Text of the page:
Thursday, August 30, 2007

The Enforceable Statement

I wanted to get a practical skill in here early on. One of my favorites is the Enforceable Statement. Parents let me know that they often wish they had more credibility with their children so that when they really need their kids to take them seriously, they would. One way to increase credibility right away is to stop talking about what the child needs to do and focus instead on what you will do, provide or allow. A familiar example is if you tell a child, "Don't talk to me in that tone of voice," the statement is completely unenforceable. It will probably make the child want to continue to talk to you in the same exact tone you are trying to address. Now what happens to your credibility when the child does respond in the same tone? Down it ratchets.

Notice what happens when you change that unenforceable command into an enforceable statement. "I'll be happy to listen as soon as your voice is calm like mine". Now if the child continues with the same tone, you can let them know that it looks like you'll need to try again later. With some repetition they get the hang of things pretty quickly and realize that staying tuned in to what you say you're willing to do, provide or allow is a valuable source of information for them.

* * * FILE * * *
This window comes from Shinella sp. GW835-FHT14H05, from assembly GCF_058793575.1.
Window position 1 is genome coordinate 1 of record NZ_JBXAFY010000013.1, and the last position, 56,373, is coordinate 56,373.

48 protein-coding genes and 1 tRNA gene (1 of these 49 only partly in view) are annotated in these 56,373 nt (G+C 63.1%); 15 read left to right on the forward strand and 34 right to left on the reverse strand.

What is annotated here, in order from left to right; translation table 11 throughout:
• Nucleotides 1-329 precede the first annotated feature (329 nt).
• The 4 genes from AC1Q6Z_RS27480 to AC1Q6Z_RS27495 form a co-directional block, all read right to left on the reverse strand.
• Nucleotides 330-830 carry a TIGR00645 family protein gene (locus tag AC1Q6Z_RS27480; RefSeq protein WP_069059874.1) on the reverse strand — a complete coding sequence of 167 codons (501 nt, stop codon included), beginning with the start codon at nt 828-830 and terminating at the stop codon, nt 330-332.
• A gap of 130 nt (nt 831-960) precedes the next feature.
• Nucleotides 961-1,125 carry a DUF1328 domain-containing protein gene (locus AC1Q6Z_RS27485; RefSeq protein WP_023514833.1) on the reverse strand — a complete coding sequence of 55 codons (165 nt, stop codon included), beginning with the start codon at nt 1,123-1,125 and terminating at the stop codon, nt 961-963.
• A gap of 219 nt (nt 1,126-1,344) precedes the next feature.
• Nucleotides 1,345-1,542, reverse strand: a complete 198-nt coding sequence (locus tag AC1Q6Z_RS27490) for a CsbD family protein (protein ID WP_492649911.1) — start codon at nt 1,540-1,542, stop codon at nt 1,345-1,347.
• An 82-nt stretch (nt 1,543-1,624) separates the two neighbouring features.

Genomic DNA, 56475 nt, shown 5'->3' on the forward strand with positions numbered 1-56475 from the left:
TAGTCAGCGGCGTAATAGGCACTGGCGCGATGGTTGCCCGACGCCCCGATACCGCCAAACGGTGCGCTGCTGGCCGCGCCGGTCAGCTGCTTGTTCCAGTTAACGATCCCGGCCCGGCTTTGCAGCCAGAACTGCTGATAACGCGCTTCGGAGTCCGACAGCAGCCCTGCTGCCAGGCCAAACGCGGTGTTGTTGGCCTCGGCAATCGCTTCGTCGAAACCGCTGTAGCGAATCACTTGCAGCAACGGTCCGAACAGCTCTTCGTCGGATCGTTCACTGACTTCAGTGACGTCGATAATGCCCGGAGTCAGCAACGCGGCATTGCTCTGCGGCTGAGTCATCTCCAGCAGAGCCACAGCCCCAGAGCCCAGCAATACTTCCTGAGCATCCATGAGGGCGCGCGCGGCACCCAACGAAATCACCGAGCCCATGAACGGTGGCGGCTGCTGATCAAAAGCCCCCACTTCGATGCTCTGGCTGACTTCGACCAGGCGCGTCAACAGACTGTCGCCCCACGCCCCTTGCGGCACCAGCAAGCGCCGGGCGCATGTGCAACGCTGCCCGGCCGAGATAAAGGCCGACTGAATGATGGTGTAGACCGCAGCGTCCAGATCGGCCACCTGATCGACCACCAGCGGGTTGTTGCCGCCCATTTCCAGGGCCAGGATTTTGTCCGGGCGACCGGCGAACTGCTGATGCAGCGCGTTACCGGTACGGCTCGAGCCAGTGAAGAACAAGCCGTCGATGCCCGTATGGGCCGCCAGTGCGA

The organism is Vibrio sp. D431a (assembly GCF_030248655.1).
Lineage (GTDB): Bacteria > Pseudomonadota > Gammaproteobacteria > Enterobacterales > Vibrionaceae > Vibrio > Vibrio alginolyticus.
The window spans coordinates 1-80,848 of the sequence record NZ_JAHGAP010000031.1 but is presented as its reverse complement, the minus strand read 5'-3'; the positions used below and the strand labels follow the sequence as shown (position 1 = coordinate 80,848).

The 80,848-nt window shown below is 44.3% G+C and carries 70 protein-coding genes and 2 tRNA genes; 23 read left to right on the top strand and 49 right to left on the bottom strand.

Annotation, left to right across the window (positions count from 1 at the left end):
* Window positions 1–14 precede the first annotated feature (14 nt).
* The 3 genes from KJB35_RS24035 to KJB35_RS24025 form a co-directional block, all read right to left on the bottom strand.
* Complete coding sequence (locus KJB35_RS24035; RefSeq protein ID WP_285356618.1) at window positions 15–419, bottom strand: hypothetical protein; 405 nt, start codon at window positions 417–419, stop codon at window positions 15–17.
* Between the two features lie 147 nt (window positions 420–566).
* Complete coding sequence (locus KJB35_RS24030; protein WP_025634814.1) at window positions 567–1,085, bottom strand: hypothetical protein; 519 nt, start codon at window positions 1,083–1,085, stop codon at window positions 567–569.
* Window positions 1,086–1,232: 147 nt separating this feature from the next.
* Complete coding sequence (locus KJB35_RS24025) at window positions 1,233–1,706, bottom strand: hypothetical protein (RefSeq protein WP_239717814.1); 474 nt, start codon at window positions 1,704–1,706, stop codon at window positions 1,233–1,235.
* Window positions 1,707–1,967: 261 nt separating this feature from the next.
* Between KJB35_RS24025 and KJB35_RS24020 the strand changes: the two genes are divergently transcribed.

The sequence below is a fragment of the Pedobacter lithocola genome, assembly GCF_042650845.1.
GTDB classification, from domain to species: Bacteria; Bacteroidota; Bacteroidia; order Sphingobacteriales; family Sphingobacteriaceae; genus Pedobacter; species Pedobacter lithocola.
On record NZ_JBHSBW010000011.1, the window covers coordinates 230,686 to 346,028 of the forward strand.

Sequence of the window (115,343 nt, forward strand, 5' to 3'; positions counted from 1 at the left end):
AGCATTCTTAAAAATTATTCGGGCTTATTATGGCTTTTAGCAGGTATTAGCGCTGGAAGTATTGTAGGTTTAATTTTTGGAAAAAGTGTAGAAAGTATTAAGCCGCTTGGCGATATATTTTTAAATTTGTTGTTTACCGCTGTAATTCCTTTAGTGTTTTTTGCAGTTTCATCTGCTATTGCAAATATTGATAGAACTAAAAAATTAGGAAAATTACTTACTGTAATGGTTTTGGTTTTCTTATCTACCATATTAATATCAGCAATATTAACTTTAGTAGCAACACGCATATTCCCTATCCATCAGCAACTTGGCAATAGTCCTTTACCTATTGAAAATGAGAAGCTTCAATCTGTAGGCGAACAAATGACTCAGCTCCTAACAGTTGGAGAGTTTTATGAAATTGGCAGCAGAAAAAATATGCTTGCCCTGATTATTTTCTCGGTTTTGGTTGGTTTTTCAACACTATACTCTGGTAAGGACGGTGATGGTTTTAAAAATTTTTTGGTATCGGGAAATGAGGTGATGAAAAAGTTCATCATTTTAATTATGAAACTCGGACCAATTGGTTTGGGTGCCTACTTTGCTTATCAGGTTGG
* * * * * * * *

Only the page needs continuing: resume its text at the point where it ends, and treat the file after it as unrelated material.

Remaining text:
On days when things aren't going so well we might try to set the exact same limit, by saying with exasperation, "You use a civil tone or don't bother talking to me, because I won't be listening." Even though the limit is the same, because it is framed negatively (and usually has a petulant tone to it as well) it pulls the kid into a power struggle with you, if you weren't already in one to begin with. Love and Logic uses the mnemonic Thinking Words vs Fighting Words, which I think captures pretty nicely what we're shooting for.

On Love and they have a nice Enforceable Statements PDF handout. Be patient with yourself as you try these. Awareness is the first step. If you're trying out enforceable statements and you end up saying something much less helpful, remind yourself that this is the normal process.

Just being aware that there is an alternative, and seeing in retrospect where it might fit is progress that will start you on your way, even if your behavior has not yet changed. Give enforceable statements a try. They can be one important piece of a better relationship with your kids.
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